The End of SessionToday's post is quite late because I returned from Nashville earlier this afternoon and I am just now getting around to making a post. As I'm sure readers are aware, I have been there all week covering the passage of the State budget as well as semi-successfully working against a certain bill.
While I would call the end of the legislative session disappointing, there weren't going to be any real winners on the budget, and on that Frank Niceley was correct. While I would have voted no and Frank voted in favor, the agreed-upon budget was very likely the best agreement that could have been arranged this year. The problem (which Frank admitted) is that next year is going to be worse and if the trends continue, in 2011 the budget may require Divine intervention. Those with reservations about the budget, from those who held their nose to those who voted a straight no vote, cited this reality as their number one problem, many asking why we shouldn't just make the deep cuts now and deal with the pain, as opposed to waiting until next year when things could be even worse.
For the first time that I can recall, I had a serious disagreement with a bill Rep. Debra Maggart sponsored along with Reps. Chad Faulker and Eddie Bass-the bill requiring those running for County Sheriff to demonstrate a certain level of law enforcement training. This bill may seem innocuous enough, but I fear a situation where we place too many limits on who can run for what office. We live in a representative republic where any citizen, provided they can get their name legally on the ballot, has the right to run for office and participate in the system. If you've got a problem with the Sheriff or the Constable, you ought to have the right to run against them. Should these officials get training? Yes. In the event that a completely inexperienced person is elected High Sheriff, the training they need to function effectively should be made available to them and since they chose to run for this paid office that involves law enforcement, they should foot the bill. It does happen from time to time that a person with absolutely no law enforcement experience of any kind gets elected, and it has happened in Tennessee. It is rare enough that we don't need to implement what amounts to a protectionist measure designed to shut people out (Jon Lundberg pointed out to me that this legislation would likely have disqualified Buford Pusser).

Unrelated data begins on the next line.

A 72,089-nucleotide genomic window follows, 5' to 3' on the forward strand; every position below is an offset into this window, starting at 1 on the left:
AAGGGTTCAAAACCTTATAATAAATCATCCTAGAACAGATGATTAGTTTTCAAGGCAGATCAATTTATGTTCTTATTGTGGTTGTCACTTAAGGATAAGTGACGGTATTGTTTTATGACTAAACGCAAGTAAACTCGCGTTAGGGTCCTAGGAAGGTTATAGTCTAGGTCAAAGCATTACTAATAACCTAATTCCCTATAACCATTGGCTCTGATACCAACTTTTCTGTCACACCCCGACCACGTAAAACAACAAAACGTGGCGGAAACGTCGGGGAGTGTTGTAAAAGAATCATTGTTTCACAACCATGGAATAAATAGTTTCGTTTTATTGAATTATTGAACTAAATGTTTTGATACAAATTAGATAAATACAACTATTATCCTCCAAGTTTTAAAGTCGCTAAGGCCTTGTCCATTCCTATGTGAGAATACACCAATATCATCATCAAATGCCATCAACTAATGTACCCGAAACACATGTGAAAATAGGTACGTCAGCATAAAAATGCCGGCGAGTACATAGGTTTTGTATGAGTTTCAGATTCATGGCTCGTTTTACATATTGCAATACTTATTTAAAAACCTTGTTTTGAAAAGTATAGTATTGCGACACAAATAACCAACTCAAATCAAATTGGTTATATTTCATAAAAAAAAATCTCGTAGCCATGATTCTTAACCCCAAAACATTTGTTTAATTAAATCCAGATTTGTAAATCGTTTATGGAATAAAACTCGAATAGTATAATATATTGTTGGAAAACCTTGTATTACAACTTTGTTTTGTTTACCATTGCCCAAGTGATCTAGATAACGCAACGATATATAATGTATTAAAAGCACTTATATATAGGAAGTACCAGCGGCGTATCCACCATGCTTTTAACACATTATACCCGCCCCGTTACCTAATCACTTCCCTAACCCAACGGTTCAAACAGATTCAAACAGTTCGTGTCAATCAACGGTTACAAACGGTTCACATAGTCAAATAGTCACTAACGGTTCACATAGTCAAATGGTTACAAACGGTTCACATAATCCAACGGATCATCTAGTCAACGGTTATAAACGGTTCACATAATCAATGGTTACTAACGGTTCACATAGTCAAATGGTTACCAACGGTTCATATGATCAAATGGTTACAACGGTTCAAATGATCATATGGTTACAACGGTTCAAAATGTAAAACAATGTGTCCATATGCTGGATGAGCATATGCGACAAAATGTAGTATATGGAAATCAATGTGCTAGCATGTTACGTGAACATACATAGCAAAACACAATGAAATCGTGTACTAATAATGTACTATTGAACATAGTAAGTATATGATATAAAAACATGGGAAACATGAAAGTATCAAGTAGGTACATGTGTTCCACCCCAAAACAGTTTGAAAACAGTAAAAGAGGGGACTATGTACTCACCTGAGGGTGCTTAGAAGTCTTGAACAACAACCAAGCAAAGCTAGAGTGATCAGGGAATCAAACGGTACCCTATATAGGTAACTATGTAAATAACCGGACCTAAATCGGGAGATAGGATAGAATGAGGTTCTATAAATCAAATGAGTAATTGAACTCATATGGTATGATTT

Constables are a different situation because they have to get on the ballot and ask for people's vote, but they aren't paid. A Constable might make money from serving papers and in some counties they may make a commission for writing tickets (a very bad practice), but in Jefferson County a Constable isn't even reimbursed for fuel costs-they are volunteers. They do need basic training, but since they are volunteers the county should pay for their training costs.
Despite my disagreement with Debra Maggart on this issue, Rep. Maggart has been a stalwart on conservative issues, and I appreciate her principled stand on SJR 127 and so many other matters-and she's a jewel of a person on top of that.
As an aside, I want to thank Reps. Dennis Ferguson, Bill Dunn, Eddie Bass, Vance Dennis, Joshua Evans, Susan Lynn, Mike Bell, Debra Maggart and of course Frank Niceley and Stacey Campfield and many others for their kindly consideration and hospitality this week-I can't thank anyone enough.
Labels: Tennessee politics